Last week, I loaded my car with my Salvation Army donations and headed up to my parents' house, dropping off the Glad Force-Flex bags in their garage, giving them not only the burden of taking the bags to the local SA, but also the hefty tax deduction that's sure to come with the wardrobe worth of clothes and shoes I've discarded.

Sunday, I packed the back of my car with boxes of things I won't need at Billy's house. Among those boxes were all of the photos of my history, both in and out of frames. The stereo I won't be needing at Billy's, winter coats and evening gowns that don't rate enough for a place in my new, limited, closet space. Box by box, hanger by hanger, speaker by speaker, I shuttled the boxes from my room to my car, then from my car and into my old room. I stood back and surveyed what I'd be leaving there. I recognized the feeling I had, the same way I felt the last time I was forced to move my belongings back into the high-ceilinged room of my post-adolescence. But this time it felt different; my moving was far from done.

Because, back at the condo, sat another pile of boxes, waiting to be moved in to Billy's house, and the closet was still home to a majority of my work and summer clothes. Yesterday, I drove there to face the pile. The two garbage bags of clothes from my already-gone dresser, the boxes of jewelry and makeup, the boxes of perfume and shampoo. I threw out no less than six bags of trash - things I no longer needed and didn't feel could be given away - and still I had a mountain of boxes to carry.

So I hiked up my pants, squatted down and picked up the first duo of boxes. Like Noah, I ushered my belongings out of my old life and into my new one, two by two. I hung my clothes over the headrests of my car. I arranged the boxes so that nothing would be spilled in transit. My oh-so-classy garbage bags o' clothes assured that the lighter boxes would be staying put. And I closed the garage door, started Gwen and headed to Billy's.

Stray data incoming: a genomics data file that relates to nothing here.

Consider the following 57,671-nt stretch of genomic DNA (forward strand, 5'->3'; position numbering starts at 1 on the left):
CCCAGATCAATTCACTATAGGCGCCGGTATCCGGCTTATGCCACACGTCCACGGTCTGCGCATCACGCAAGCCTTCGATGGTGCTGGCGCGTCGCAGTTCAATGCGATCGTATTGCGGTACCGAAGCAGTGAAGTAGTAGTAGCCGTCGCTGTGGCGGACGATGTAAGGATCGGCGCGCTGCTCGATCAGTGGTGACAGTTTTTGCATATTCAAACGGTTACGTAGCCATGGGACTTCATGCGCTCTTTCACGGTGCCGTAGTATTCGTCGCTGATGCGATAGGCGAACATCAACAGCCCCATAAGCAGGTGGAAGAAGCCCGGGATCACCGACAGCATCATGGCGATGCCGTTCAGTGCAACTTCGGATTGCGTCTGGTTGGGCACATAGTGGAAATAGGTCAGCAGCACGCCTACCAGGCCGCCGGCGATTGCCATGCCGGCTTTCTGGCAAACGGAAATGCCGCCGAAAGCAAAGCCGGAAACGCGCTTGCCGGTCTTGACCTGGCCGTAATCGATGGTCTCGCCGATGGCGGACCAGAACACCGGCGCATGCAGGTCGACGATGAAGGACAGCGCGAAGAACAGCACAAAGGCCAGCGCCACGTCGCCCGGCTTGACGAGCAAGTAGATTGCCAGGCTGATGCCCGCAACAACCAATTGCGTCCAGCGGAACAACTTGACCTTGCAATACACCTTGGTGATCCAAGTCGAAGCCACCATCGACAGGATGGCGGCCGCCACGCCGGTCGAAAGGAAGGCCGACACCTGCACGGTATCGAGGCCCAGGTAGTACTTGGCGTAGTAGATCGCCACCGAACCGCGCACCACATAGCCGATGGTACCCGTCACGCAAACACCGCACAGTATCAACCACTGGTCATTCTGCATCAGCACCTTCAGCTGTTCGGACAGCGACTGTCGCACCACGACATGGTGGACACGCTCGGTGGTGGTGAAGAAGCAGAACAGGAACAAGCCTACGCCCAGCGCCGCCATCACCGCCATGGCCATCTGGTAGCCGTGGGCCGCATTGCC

Now, all that's left in what used to be my house is a laundry basket, a TV, a CD rack and a handful of clothes. I have to buy a shelving unit of some sort to organize my life so that it fits seamlessly into Billy's.

But leaving my condo yesterday, knowing that my work there was almost done, made me sad. I took a deep inhale, savoring the smell of independence. I did it. For three years, I lived alone. I paid my bills, I slept by myself, I didn't need anyone but me (and my kind landlord). I never, in all my life that came before, imagined I could do that. I thought back to the three homes I've lived in since I moved out of my parents' house. I thought of my first night in my own place, the way I used to walk around touching the furniture, thinking "Oh my God. I. Live. Here." I thought of the nights I was afraid, the nights I couldn't be happier. I thought of my privacy and my seclusion, my bliss and my fears. I thought of making dinners for myself, my first trip to the grocery store for my own food. I thought of coming home, flicking on the lights and smiling. I thought of my garage door openers, the carpet in each of the rooms I inhabited, my bathrooms, their colors, the showers that were my own. I thought of sitting on my various porches, smoking and reading and drinking. I thought of what it felt like to truly be out on my own, even if I was mere miles away from my parents. I felt proud, standing there among the remains of my single life. I was glad I was by myself. I'd moved in alone, it was fitting that I'd be moving out alone. I needed this moment, to tell the scared 22 year old that moved out of the safety of her parents' house three years ago, despite her trepidation, that she'd done a good job, that I was proud of her. Thinking back on the good and bad moments, watching myself grow up and learn to rely only on myself made me so full. I felt like I'd accomplished something. It felt good. I was almost sorry to leave it.